Should we configure SLURM to allow multiple users per node?  Do you have a recommendation?  Can you give me pros and cons?
This is a classic example of a risk/reward trade-off. As you note in your question, allowing only a single user per node has the down side of lower efficiency. So what do you gain? 

There are risks with allowing multiple users per node in that user accounts are not as strong a guarantee of isolating users from each other as is having them on separate nodes. Bugs in the underlying system  (and hypervisor if we’re talking virtual machines), misconfigurations of the operating system, and errors in setting file permissions can allow information, potentially sensitive information and credentials, to leak between users on the same node. Some examples include CVE-15566, CVE-2017-5715, CVE-2017-4924. Additionally we've seen two recent cases in our software assessments where we found file system permissions were set too permissive allowing users to see each other data.

Hence you gain some risk reduction. We assume you can estimate the value of the efficient reduction in terms of lost CPU time, but how to you estimate the benefits of the risk reduction so you can compare these two things?

Unfortunately, quantifying this trade-off isn’t trivial - it’s a judgement call. Some questions to ask to determine which path makes sense for your system involved gauging the consequences of the security risks:
  • How big and diverse is your user community? If your users are all from a collaborating community or within the same institution, the consequences of data leakage could be lower. But if you have users who are competing research groups or companies, the stakes could be higher
  • What type of data does your system handle? Is it regulated data or other sensitive data that would increase the impact of the risks in question?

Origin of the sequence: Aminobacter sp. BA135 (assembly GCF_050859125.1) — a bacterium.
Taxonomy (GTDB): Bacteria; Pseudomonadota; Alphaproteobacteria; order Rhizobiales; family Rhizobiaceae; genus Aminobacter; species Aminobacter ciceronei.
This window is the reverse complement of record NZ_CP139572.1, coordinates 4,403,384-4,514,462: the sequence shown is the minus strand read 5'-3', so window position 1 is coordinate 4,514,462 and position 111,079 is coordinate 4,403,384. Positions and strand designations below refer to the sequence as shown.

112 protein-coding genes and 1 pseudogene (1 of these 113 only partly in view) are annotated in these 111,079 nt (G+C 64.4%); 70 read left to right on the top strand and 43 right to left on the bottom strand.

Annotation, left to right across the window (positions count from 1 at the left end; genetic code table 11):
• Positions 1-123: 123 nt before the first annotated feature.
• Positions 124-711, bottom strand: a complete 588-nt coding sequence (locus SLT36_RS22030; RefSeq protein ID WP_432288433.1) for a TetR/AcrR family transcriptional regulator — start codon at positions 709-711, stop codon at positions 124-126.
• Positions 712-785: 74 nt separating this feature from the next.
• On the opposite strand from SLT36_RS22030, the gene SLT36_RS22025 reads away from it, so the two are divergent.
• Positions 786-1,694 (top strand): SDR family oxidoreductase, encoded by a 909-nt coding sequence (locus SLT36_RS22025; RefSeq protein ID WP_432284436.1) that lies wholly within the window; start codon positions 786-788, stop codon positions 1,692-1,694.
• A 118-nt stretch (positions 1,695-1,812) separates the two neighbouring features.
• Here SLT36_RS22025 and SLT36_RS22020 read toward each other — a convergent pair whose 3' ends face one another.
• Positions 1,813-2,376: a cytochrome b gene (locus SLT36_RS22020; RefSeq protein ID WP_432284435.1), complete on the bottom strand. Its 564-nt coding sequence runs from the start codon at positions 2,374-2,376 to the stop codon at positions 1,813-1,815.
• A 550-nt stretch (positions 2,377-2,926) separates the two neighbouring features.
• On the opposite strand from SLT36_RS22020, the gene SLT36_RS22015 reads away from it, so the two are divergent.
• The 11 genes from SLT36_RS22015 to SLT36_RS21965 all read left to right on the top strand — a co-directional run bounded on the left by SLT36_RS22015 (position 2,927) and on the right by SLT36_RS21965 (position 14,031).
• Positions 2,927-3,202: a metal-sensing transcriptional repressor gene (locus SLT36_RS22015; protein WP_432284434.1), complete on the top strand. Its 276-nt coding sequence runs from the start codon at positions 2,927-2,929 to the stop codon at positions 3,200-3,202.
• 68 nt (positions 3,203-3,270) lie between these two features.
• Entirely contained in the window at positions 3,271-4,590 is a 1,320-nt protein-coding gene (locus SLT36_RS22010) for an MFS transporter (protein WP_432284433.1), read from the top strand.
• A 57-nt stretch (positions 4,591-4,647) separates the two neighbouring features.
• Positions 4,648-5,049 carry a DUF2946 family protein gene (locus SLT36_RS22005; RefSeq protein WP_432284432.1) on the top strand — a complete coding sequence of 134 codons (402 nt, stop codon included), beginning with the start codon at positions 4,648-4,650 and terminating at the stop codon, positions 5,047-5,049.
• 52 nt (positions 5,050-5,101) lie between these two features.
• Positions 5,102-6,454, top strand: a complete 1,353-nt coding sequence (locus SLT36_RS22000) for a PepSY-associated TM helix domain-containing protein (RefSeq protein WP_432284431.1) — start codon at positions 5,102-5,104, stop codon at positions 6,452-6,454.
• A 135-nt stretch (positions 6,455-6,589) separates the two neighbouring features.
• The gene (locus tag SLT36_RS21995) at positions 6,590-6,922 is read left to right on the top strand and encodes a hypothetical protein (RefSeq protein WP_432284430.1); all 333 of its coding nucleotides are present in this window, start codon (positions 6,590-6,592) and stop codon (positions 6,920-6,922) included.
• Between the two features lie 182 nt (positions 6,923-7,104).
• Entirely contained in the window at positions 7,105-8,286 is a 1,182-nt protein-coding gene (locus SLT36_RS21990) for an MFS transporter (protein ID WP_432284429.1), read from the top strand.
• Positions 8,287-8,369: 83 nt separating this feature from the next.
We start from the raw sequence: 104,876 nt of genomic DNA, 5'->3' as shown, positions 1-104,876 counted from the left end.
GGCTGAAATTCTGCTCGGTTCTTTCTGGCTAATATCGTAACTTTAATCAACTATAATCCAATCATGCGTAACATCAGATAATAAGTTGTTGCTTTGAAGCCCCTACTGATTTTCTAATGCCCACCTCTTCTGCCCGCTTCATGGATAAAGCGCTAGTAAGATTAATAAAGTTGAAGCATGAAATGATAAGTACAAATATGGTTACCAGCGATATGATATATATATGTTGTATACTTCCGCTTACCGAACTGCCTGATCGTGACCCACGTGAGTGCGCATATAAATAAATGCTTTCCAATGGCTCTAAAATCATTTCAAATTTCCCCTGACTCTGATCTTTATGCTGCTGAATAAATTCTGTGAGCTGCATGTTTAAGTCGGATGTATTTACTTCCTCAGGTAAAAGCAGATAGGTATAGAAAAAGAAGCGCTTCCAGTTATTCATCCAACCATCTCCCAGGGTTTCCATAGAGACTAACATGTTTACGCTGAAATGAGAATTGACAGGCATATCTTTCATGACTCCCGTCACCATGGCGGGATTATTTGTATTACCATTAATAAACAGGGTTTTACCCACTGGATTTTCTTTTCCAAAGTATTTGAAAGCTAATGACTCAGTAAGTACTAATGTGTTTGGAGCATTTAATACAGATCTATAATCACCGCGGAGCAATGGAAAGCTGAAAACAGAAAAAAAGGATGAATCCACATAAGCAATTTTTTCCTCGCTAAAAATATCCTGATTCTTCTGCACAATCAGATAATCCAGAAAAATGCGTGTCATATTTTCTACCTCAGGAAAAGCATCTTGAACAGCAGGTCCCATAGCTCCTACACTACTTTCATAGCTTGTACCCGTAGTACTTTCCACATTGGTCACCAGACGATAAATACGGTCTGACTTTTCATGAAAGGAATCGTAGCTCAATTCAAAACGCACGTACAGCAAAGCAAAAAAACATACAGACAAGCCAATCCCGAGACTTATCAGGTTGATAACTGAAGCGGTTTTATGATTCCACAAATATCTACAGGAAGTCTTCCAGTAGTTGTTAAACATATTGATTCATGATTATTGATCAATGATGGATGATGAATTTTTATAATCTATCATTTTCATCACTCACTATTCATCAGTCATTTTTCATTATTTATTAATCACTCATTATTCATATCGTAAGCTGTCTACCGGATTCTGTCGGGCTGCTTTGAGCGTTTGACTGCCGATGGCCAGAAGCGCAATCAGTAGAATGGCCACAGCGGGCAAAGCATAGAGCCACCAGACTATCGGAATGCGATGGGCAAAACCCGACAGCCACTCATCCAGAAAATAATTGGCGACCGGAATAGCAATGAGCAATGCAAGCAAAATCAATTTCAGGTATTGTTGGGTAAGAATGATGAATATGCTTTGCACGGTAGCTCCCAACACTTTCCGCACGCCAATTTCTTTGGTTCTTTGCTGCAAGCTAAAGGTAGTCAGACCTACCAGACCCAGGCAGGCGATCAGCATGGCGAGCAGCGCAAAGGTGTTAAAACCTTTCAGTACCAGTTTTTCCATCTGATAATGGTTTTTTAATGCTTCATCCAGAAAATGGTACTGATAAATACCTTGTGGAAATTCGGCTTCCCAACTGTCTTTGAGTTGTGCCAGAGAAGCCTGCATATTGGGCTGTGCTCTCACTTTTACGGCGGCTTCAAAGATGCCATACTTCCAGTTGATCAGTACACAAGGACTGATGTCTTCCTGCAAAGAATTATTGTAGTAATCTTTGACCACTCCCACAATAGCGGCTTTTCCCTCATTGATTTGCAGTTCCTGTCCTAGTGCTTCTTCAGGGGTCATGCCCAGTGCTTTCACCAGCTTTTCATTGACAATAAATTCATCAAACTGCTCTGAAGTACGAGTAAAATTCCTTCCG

• How you handle an incident can greatly impact its consequences. How poised are you to handle a incident if it occurs? Do you have a incident response plan in place that you regularly exercise? 
  • What is the risk tolerance of your stakeholders? Are you expected to squeeze every ounce of performance out of the system or is reputation considered more important? Is there any recent history related to security incidents that may impact this?

Monday, March 26, 2018

Upcoming events featuring Trusted CI

Interested in the latest from Trusted CI? Want a chance to chat in person with us? Members of Trusted CI will be participating in a number of upcoming events over the next few months.

EDUCAUSE Security Professional Conference 2018 (April 10-12) in Baltimore, MD. EDUCAUSE brings higher education security professionals together to network and discuss current trends in the industry. Trusted CI's Mark Krenz and Warren Raquel are presenting training sessions on Incident Response and Security Log Analysis. Also, Trusted CI's Von Welch and Jim Basney are co-presenting with IU CACR's Anurag Shankar on Cybersecurity for Research on Campus.

KINBERCON (April 23-25) in Harrisburg-Hershey, PA. KINBERCON's focus is on next generation networks and technology, and brings together leaders in education, healthcare, libraries, and government. The format of KINBERCON includes panels and technical workshops. There are many opportunities for collaborative discussions with speakers and attendees. Trusted CI's Von Welch will be presenting on the project and the intersection of campus IT, info sec, and research.

The 2018 NSF SI2 PI Meeting (April 30-May 1) in Washington, D.C. The SI2 PI workshop brings together PIs to present their projects to fellow PIs through posters, lightening talks, and brief presentations. Trusted CI's Von Welch is presenting "Software Security: Selecting engineering and security practices to enable robust CI and trustworthy science."

Internet2 Global Summit (May 6-9) in San Diego, CA. The summit focuses on advanced and trusted infrastructure, identity, federation and access management, and solutions for researchers with the goal of benefiting the entire research and education ecosystem. Trusted CI's Jim Basney will be co-presenting CACR's Anurag Shankar on "Cybersecurity for Research on Campus: Not Just HIPAA & FISMA."

PEARC 18 (July 22-26) in Pittsburgh, PA. PEARC is an all-inclusive event for scientists, engineers, scholars, artists, and educators who depend on efficient, secure, and reliable digital infrastructure. This year's theme is seamless creativity. Presentation abstracts are still under review. Trusted CI intends to attend and present at this year's conference and will update the community as more information is available.